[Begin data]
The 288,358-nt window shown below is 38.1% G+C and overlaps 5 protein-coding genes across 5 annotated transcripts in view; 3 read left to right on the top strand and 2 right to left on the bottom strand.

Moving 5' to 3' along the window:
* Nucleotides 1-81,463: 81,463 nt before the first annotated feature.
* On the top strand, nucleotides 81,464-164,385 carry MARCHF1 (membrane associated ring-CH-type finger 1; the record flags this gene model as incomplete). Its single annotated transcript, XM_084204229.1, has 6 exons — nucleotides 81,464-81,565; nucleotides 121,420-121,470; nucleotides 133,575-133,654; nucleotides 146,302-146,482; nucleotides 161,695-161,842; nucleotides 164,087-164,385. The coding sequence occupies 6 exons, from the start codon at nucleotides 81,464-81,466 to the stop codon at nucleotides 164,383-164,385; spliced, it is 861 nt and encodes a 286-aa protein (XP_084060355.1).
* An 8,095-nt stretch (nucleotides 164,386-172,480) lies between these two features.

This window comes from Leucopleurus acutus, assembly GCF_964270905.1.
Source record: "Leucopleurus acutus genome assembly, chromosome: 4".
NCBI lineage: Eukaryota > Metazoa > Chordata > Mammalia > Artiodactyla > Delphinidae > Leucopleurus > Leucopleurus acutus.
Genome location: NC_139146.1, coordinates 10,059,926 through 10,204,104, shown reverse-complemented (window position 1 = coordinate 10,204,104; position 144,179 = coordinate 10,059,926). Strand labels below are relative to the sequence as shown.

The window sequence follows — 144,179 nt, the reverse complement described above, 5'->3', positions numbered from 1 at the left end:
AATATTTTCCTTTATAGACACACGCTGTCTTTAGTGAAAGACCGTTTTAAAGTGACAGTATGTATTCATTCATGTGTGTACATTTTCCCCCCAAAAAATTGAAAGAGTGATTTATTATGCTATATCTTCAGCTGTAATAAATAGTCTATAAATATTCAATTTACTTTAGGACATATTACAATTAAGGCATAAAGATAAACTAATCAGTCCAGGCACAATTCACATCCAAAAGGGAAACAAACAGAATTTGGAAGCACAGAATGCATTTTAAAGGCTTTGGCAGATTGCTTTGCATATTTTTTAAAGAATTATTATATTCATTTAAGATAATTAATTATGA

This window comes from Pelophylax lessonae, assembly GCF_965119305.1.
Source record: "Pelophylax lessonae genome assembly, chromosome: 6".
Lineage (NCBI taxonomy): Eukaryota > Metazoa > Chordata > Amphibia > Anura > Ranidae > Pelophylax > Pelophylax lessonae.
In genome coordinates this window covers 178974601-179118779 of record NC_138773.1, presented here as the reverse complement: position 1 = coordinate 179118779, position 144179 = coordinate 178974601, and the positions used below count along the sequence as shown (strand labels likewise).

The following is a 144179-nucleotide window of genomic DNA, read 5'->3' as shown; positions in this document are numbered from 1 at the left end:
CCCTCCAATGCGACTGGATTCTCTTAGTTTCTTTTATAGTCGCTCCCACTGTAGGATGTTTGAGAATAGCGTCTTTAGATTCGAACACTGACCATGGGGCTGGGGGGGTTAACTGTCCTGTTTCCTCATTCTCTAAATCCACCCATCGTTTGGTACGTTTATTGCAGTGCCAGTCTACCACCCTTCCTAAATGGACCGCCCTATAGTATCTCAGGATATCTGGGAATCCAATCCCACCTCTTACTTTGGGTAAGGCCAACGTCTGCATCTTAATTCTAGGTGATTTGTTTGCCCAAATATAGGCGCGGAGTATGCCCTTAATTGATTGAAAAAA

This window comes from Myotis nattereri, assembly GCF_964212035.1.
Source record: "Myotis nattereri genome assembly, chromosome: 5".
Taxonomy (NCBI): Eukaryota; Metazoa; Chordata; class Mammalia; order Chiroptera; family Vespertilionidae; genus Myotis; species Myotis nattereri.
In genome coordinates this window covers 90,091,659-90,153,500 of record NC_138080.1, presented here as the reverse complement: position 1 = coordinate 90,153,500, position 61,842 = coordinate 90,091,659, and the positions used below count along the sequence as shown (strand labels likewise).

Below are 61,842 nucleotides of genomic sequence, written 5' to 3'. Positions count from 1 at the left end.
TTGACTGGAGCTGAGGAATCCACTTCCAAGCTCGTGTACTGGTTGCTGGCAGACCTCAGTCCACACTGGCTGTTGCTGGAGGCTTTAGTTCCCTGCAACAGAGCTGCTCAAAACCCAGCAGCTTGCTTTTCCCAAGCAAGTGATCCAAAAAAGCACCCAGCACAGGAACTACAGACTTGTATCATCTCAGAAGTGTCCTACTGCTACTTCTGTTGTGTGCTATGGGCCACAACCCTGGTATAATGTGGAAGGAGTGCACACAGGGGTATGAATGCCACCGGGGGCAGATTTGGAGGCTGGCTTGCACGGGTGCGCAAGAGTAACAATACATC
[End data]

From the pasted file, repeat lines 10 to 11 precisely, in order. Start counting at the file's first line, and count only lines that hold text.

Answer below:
The window sequence follows — 144,179 nt, the reverse complement described above, 5'->3', positions numbered from 1 at the left end:
AATATTTTCCTTTATAGACACACGCTGTCTTTAGTGAAAGACCGTTTTAAAGTGACAGTATGTATTCATTCATGTGTGTACATTTTCCCCCCAAAAAATTGAAAGAGTGATTTATTATGCTATATCTTCAGCTGTAATAAATAGTCTATAAATATTCAATTTACTTTAGGACATATTACAATTAAGGCATAAAGATAAACTAATCAGTCCAGGCACAATTCACATCCAAAAGGGAAACAAACAGAATTTGGAAGCACAGAATGCATTTTAAAGGCTTTGGCAGATTGCTTTGCATATTTTTTAAAGAATTATTATATTCATTTAAGATAATTAATTATGA